Massachusetts Daily Collegian

The truth about gluten

Gluten is not what most make it out to be

%28Katherine+Mayo%2F+Daily+Collegian%29
(Katherine Mayo/ Daily Collegian)

(Katherine Mayo/ Daily Collegian)

(Katherine Mayo/ Daily Collegian)

By Ally Littlefield, Collegian Correspondent

Hang on for a minute...we're trying to find some more stories you might like.


Email This Story






Many dieting trends and fads seem to offer fast, real results without the backing of concrete science. Recently, going gluten-free has been on the rise among people (without celiac disease) who want to lose weight or cut out unhealthy foods.

There are many common misconceptions about what exactly gluten is, where it’s found and whether it is healthy to exclude it from a diet or not. To provide a little background: gluten is the common name for proteins that are found in wheat, rye, barley and triticale. These four common ingredients are found in breads, baked goods, pasta, cereals, sauces, food coloring, beer, dressing and much more.

Usually when people think of gluten, they often associate it with carbohydrates in general, which is only partially correct. Most foods containing gluten are a great source of carbohydrates; however, not all sources of carbohydrate contain gluten. This is because the dreaded “carb” people often refer to is not just found in bread and pasta.

High sources of carbohydrates are not only found in grain foods, but also in fruits, vegetables, dairy products and sugary foods and drinks. While there are other sources of carbohydrates, grains are the most effective way to incorporate sufficient amounts of carbohydrates into a diet.

Many people like to follow what is coined the “gluten free diet”—excluding breads, pastas, cereals and many other products that contain gluten. The sole purpose of this diet regiment is to steer clear of high carbohydrate-based foods and focus on eating a cleaner diet.

However, some people follow a gluten-free diet because they have a condition called celiac disease. This is a common autoimmune disease where the ingestion of gluten causes an inflammation and damage in the small intestines, ultimately leading to a decrease in the absorption of nutrients. Unless a person has celiac disease, gluten doesn’t have to be considered unhealthy. Yes, eating a package of Oreos (which contains gluten) isn’t the best diet choice, but it’s important to include healthy, carbohydrate-based foods into a diet. This can include whole-grain products, starches (like potatoes), oatmeal and popcorn. To ensure a product is a good source of whole grain, look for the Whole Grain Stamp when at the grocery store.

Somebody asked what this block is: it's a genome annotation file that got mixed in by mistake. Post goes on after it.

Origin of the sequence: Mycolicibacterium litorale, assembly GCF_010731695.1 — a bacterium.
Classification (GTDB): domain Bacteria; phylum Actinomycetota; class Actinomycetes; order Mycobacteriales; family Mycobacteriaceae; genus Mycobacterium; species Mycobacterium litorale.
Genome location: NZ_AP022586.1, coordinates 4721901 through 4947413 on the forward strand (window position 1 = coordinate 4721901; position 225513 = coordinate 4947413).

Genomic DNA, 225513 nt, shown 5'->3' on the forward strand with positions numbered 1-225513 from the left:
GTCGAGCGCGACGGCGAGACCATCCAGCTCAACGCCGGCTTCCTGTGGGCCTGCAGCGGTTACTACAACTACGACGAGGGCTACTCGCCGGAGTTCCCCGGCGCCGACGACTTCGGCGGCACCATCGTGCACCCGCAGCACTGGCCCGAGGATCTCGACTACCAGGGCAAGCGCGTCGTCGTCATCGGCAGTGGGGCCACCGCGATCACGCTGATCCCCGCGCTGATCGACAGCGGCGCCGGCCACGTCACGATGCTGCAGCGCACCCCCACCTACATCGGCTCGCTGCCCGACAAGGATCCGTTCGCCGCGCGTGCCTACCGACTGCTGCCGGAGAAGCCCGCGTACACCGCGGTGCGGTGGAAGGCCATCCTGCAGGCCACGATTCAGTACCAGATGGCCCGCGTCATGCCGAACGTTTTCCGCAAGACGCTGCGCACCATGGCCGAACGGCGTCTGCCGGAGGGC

Carbohydrates are one of the three main macronutrients the body needs, even when a person is trying to lose weight. They supply our muscles and brain with fuel and are the main source of energy burned during exercise. Carbohydrates provide this energy to cells by breaking down into monosaccharides (the simplest form of carbohydrate) in the body and entering the bloodstream, thus maintaining a person’s normal blood sugar. If someone isn’t getting enough carbohydrates, this can result in low blood sugar, a condition called hypoglycemia. Side effects of hypoglycemia are hunger, shakiness, dizziness, confusion, difficulty speaking and anxiety or weakness.

Can being gluten-free help you lose weight?

While it can help a person be more conscious of what they eat, it is not always an effective way to lose weight. Contrary to popular belief, carbohydrates are essential to maintaining a healthy weight—provided you are consuming whole-grain products, fruits and vegetables to help keep your mind and body sharp. When consuming a low-carb diet, people often feel tired and irritable. This diet is simply unsustainable, often leading to immediate weight-gain when the diet has concluded. Trying to avoid something as abundant as gluten can be really hard and can lead to food binges and unhealthy habits. Not to mention, modified “gluten free” foods are not always healthier options.

For example, a gluten free cupcake will still contain the same amount of sugar, if not more, to compensate for taste. If you believe a gluten free diet is still for you, there are definitely alternatives to include healthy grains into your diet: Gluten free breads, popcorn, rice cakes, quinoa and corn products are all sources of these healthy grains.

It’s important to remember gluten plays a healthy and important role in your diet, despite new diet trends. Eating a balanced diet of grains, fruits, vegetables and proteins is the easiest way to fuel and nourish your body while maintaining the look you want long term.

Ally Littlefield can be reached at [email protected]

Leave a Comment

If you want a picture to show with your comment, go get a gravatar.




Navigate Right
Navigate Left
  • The truth about gluten

    Archives

    Un appel anonyme passé à l’UMPD à propos d’un “homme noir agité” qui était en fait un employé de l’université.

  • The truth about gluten

    Archives

    Stout defensive effort from UMass not enough in double-overtime loss to Dartmouth

  • The truth about gluten

    Archives

    Explosive first quarter helps end UMass’ losing skid

  • The truth about gluten

    Archives

    Marquis Young jump-starts offense in UMass football’s second win of the year

  • The truth about gluten

    Archives

    Michael Curtis wills UMass football to win over Charlotte

  • The truth about gluten

    Archives

    Die Bruderschaft wird von de Hampshire Große Jury angeklagt

  • The truth about gluten

    Archives

    汉普郡(Hampshire)大陪审团起诉兄弟会

  • The truth about gluten

    Archives

    Fraternidad acusada por Gran Jurado de Hampshire

  • The truth about gluten

    Archives

    Wonder Woman vs. Captain Marvel: la última disputa de Marvel/DC

  • The truth about gluten

    Archives

    “La Monja” es una película aterradoramente mala